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Nik Endrud_FORVIA Americas EVP_2.jpg
Nik Endrud, Forvia executive vice president-Americas.

Mega-Supplier Forvia Transforming With the Times

Keeping up with megatrends changing the mobility industry is forcing suppliers to move away from highly profitable ICE-related products to future ones with less-certain revenue potential. It’s a bit of gamble either way.

The world’s Tier 1 automotive suppliers are the unsung heroes of the mobility industry. They employ millions of engineers, designers and factory workers around the world and provide automakers with crucial components and technologies.

Some, such as Bosch and Continental, are familiar because their names have been on sparkplugs and tires for more than 100 years. But most of the top mega-suppliers are not well known outside the mobility industry, even though they are playing a key role in the transition to electrified and software-defined vehicles – as well as creating a more sustainable future.

Keeping up with the megatrends changing the mobility industry is forcing these companies to move away from highly profitable ICE-related products to future ones with less certain revenue potential. It’s a bit of gamble either way and some suppliers are moving faster than others.

French auto supplier Forvia changed its name to hammer home the point it is committed to transforming.

Forvia has been known for decades as Faurecia, a major provider of vehicle seats, exhaust systems and other traditional components, but in recent years it has been expanding beyond these niches and taking big positions related to the key megatrends that will drive the mobility industry in the future: electrification, automated driving, hydrogen fueling, personalized cockpits and sustainability.

Faurecia bought lighting supplier Hella for $6 billion in 2022, spurring the name change to Forvia, and redefining itself as a bigger, broader company that now is the world’s seventh-largest automotive supplier with 157,000 employees in 40 countries. It reported revenue of more than €27 billion ($29 billion) in 2023.

In May of 2023 Forvia sold parts of Faurecia’s extensive vehicle exhaust business to Cummins for €142 million ($154 million) and it intends to sell more ICE-related assets in the future.

WardsAuto sat down with Forvia’s Nik Endrud, executive vice president-Americas, at a February event highlighting the company’s latest lighting, futuristic cockpit technologies and hydrogen storage tank designs to discuss the future. The interview has been edited for length and clarity.

WARDSAUTO: What do you see as the biggest challenges and opportunities for the next few years?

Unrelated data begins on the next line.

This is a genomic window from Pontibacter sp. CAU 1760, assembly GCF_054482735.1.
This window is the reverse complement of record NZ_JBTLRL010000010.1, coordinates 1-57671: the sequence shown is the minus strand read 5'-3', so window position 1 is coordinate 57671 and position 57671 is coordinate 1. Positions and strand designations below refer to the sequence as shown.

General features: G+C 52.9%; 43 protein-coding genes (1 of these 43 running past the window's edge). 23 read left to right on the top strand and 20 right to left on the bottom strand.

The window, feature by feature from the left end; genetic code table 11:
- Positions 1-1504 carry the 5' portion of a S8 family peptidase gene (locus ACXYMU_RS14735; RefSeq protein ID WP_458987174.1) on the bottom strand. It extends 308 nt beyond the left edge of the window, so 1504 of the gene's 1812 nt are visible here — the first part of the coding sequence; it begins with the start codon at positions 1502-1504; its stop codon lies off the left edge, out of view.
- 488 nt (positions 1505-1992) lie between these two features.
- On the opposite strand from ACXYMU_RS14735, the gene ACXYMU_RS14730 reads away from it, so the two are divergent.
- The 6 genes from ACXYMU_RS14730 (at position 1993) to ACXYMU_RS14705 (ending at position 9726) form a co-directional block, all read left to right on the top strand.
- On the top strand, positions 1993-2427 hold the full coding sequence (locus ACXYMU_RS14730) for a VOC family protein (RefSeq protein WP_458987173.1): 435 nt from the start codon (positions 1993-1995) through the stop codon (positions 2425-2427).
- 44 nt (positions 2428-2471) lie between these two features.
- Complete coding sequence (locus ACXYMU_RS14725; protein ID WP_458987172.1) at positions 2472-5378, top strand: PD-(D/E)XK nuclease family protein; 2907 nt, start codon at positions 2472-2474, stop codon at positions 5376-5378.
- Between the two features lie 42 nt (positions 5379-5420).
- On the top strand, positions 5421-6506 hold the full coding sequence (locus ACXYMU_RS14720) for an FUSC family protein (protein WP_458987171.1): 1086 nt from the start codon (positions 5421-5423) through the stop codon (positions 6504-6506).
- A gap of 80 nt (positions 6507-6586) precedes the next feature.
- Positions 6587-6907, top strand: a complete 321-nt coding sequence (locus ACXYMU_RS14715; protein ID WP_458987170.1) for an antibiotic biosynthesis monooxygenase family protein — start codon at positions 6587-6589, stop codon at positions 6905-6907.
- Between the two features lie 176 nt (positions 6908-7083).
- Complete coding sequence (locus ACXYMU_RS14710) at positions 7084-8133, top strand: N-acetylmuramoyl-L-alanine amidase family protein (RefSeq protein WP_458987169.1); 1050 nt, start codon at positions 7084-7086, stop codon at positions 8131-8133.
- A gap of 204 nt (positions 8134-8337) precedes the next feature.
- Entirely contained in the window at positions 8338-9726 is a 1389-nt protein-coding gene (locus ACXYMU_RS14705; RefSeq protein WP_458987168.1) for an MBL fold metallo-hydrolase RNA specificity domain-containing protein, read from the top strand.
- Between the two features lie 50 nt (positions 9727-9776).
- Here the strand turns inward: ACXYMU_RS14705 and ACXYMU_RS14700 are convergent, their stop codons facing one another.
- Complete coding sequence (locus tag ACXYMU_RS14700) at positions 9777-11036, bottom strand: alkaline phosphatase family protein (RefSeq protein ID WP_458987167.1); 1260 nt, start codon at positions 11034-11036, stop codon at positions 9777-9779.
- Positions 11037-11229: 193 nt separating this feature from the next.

ENDRUD (pictured, below): One of the big challenges for industry is going to be the pace of the powertrain transition. Every day there are media stories coming from one end of the spectrum to the other. If the low end of the goal is 30% electrification by 2030, that’s double what we were expecting five years ago. The reality is there’s going to be more CO2-reducing alternatives that fill the gap. From a climate and societal standpoint, we’re making good progress, but not as fast as some would like.

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There’s also political uncertainty about how fast the transition will be supported, at least in the U.S. The reality is, we’re going faster than any of us thought five years ago. Even so, the challenge to a supplier or an OEM is, some must make a choice between dedicated ICE investments and dedicated EV investments. We’re fortunate that we don’t have to make that choice with most of our products. Seats don’t change much because of what is propelling the vehicle. The same is true of instrument panels, headlamps and the other products we make.

There are some products on the margins in our electrical business and certainly our exhaust business. We have been in a leadership position in the North American market in exhaust systems. It’s more a question of how fast the business shrinks because we’ve invested in capacity for essentially an 18-million-unit market from a couple years ago with a 35% market share.

For us, it’s a matter of managing different problems. The longer the ICE market extends, the better it is for our exhaust business because we have the assets already in place. We as an industry must be realistic about BEV and ICE volumes in a way that enables everybody to do well, as opposed to being so ambitious it destroys the business models of certain suppliers. OEMs can pivot (between ICE and BEV products) more easily than suppliers that have dedicated businesses (and products). Some automakers have proven they can lose billions of dollars in their battery-electric vehicle portfolios and still have record earnings (from ICE vehicle sales). Most suppliers aren’t in a position to do that.